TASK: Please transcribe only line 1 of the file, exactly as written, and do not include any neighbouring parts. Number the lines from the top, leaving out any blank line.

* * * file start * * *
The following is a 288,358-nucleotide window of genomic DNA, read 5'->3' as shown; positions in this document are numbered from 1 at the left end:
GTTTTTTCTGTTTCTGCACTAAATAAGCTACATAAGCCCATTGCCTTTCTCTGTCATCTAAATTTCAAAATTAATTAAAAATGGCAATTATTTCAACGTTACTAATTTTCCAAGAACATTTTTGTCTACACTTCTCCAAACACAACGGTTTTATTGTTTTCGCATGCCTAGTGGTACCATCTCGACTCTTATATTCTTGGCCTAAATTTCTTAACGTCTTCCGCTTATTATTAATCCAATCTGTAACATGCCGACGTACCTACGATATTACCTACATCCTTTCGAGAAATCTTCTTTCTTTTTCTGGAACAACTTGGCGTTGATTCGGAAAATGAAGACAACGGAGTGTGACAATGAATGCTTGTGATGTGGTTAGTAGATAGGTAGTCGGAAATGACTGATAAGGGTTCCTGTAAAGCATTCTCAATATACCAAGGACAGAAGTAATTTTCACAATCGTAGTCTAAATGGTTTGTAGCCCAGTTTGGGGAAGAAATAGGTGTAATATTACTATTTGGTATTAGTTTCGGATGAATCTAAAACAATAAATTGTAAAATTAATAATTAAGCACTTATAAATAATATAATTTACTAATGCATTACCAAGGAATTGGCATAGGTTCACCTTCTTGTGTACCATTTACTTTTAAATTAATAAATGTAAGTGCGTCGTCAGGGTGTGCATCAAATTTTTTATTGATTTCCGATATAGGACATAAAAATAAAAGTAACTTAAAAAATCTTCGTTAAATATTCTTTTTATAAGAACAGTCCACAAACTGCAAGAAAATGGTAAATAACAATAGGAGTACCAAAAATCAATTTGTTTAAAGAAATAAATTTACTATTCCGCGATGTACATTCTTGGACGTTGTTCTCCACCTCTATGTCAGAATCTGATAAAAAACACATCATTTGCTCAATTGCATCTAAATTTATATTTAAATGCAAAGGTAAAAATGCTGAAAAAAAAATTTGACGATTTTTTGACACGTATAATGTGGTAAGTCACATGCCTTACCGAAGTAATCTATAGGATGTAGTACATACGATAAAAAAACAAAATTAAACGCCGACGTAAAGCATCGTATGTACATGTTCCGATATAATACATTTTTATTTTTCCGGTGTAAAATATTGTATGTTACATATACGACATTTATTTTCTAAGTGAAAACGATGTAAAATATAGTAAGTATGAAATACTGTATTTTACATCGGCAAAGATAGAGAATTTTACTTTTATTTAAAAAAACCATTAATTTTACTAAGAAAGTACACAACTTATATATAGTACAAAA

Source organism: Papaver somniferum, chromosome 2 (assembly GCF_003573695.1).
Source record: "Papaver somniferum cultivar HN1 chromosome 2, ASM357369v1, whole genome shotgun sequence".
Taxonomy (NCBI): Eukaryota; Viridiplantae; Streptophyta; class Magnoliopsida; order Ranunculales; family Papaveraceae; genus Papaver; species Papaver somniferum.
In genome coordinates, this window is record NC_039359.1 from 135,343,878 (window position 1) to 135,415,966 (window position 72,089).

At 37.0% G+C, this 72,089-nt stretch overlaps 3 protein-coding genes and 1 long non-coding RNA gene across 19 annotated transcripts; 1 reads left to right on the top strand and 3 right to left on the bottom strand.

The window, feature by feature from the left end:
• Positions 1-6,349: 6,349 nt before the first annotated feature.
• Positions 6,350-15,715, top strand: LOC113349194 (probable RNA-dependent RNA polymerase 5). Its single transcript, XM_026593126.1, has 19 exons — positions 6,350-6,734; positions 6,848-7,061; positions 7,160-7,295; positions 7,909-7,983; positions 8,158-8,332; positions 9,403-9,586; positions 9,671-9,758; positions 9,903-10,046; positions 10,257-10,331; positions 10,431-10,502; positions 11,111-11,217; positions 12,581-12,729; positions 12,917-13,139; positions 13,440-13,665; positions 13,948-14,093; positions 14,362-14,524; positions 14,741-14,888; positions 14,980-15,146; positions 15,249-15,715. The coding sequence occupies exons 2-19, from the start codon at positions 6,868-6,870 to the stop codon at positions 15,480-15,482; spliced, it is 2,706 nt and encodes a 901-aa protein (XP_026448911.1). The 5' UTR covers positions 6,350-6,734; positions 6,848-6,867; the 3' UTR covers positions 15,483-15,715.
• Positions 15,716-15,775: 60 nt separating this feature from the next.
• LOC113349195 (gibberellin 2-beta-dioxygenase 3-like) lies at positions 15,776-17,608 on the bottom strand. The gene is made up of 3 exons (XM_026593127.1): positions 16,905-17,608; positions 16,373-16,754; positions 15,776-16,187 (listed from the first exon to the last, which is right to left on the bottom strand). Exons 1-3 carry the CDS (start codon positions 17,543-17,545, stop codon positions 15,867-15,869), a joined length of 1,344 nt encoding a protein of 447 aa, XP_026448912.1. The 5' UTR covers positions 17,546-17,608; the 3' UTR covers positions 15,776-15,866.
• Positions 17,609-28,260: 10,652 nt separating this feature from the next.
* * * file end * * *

The following is a 288,358-nucleotide window of genomic DNA, read 5'->3' as shown; positions in this document are numbered from 1 at the left end: